Martha Stewart opens restaurant in Las Vegas and other news – SURFACE

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DESIGN SEND

Our daily view of the world through the prism of design.

BY EDITORS

August 12, 2022

Martha Stewart’s Bedford. Image courtesy of Palm and Ocean/Caesars Entertainment

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Martha Stewart’s very first restaurant is set to open on the Las Vegas Strip.

“Designed by Stewart, the 194-seat restaurant is directly inspired by her 1925 country farmhouse in Bedford, New York – the same farmhouse at which she chose to serve the house arrest portion of her sentence in 2005. The design features an exact replica of its dining room and decor in a subtle neutral color palette, while the restaurant’s kitchen features white marble countertops and hanging copper pans. dining on the terrace, located under the false sky of the casino’s outdoor themed area.According to a statement, the Bedford will favor local sourcing for the menu, which includes a classic Niçoise salad with tuna in olive oil. olive and potatoes with vermouth and a starter of Rockefeller oysters with spinach and watercress. [H/T Eater]

Google is asking Apple to fix the widely despised green text bubbles on iMessage.

“For many iPhone users, there is a common annoyance when it comes to texting: a friend switches to Android and message bubbles in group chat turn green. When people text between iPhones and Android phones, things start to break: photos and videos are pixelated, messages sometimes don’t send, or they arrive late or crash. like a thumbs-up or a heart, are written as text instead of displayed as badges on speech bubbles.People have complained about them for years.Google on Tuesday launched a marketing campaign criticizing Apple on the The search giant has published a website called Get the Message, urging people to call Apple on social media for “broken group chats”. [H/T Forbes]

“When the Wind Blows” illustrated by Raymond Briggs. Image courtesy of University of Brighton

Raymond Briggs, the influential British children’s book illustrator, dies aged 88.

“Raymond Briggs, the British illustrator best known for creating the famous children’s picture book The Snowman, died at the age of 88. News of the artist’s death was announced by his publisher Penguin Random House on Twitter and confirmed by the University of Brighton, where Briggs taught for much of his life. The award-winning artist is best known for The Snowman, a wordless picture book released in 1978 that follows the story of a boy who makes a snowman that comes to life. Throughout her six-decade career, Briggs has also created a number of satirical books for adults. Among his best-known works is the graphic novel When the wind blowswhich was also made into an animation. [H/T Dezeen]

Chicago plans to shift all city-owned facilities and operations to renewable energy.

Chicago Mayor Lori Lightfoot announced this week that her administration’s plan to purchase clean, renewable energy for all city-owned facilities and operations by 2025 will continue after finalizing a $422 million contract with Constellation Energy, headquartered in Baltimore, in conjunction with Swift Current. Energy, headquartered in Boston. According to the mayor’s office, Chicago is one of the largest cities in the United States to make such a pledge, which is expected to reduce the city’s carbon footprint by more than 290,000 metric tons, roughly equivalent emissions generated by 62,000 cars per year. [H/T The Architect’s Newspaper]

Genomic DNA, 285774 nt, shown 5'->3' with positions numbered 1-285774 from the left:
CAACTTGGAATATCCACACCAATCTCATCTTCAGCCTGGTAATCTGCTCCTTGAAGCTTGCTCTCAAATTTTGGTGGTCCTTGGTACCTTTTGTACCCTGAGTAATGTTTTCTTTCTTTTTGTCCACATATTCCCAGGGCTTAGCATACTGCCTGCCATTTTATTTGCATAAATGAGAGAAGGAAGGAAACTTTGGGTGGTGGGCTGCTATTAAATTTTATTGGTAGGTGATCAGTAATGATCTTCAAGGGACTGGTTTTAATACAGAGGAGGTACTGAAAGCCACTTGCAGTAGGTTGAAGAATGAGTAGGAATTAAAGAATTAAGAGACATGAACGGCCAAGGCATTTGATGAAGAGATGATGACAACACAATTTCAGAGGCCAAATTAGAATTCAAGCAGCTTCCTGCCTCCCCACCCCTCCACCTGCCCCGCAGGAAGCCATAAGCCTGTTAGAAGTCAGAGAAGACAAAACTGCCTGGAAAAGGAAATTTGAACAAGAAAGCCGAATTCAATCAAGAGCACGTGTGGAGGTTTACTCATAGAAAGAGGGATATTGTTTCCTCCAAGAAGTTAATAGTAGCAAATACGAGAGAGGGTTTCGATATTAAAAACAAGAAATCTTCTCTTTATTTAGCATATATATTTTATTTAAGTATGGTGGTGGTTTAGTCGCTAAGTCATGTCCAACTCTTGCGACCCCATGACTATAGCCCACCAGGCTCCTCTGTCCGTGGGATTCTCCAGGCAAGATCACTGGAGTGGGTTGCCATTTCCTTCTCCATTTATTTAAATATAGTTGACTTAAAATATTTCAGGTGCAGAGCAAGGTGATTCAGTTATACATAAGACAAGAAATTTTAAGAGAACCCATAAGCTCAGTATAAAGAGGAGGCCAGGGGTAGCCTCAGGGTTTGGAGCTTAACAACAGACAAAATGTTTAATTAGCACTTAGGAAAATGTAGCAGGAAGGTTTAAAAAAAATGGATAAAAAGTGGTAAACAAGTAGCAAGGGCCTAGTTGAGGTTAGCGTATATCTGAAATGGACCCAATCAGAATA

Two new programs are helping to provide remote jobs for displaced Ukrainian designers.

“Since the beginning of the war against Ukraine, 7.1 million people have been internally displaced, with 139 sites affected by hostilities, including 62 religious sites, 12 museums, 26 historical buildings, 17 dedicated to cultural activities, 15 museums, and seven libraries. Two new programs, Support by Design and Hireukrainiandesigners.org have joined forces to help provide remote jobs for designers in this war-torn country. [H/T ArchDaily]

The painting recovered from Tarsila do Amaral. Image courtesy of Rio de Janeiro Civil Service/AP

Brazilian police seize stolen $59 million Tarsila do Amaral painting from under a bed.

“Brazilian police found a major work by Tarsila do Amaral, one of the country’s most important modern artists, under a bed on Wednesday during an investigation into a group of stolen artworks. Do’s painting Amaral is said to be worth 300 million reias, or $59.1 million, and is one of 16 paintings that police say were stolen in an operation that ultimately involved 709 million reias ( $139 million) worth of artwork, not including jewelry and cash that were also stolen. [H/T ARTnews]

Heavy rains and floods damaged 19 important cultural sites in Seoul.

“A total of 19 cases of damage to nationally recognized cultural heritage sites and objects were damaged by heavy rains in the Greater Seoul Area this week, the Cultural Heritage Administration reported Wednesday. The main fortresses of mountains partially collapsed, while trees dating back several hundred years were toppled with their branches broken, burial mounds and stone works were swept away, and the walking paths of cultural heritage sites were flooded within hours. , which were immediately closed to restrict public access for security reasons. [H/T The Korea Herald]

Today’s attractive distractions:

Madonna toasts her new greatest hits album with DiscoOasisan ephemeral ice rink.

Even as an adult, there’s a lot of fun to be had at middle ages dinner theater.

Pokemon Go’s cutting-edge 3D billboard celebrates world cat day in Tokyo.

Liberty Innthe latest hourly stay hotel in the Meatpacking District, goes on sale.

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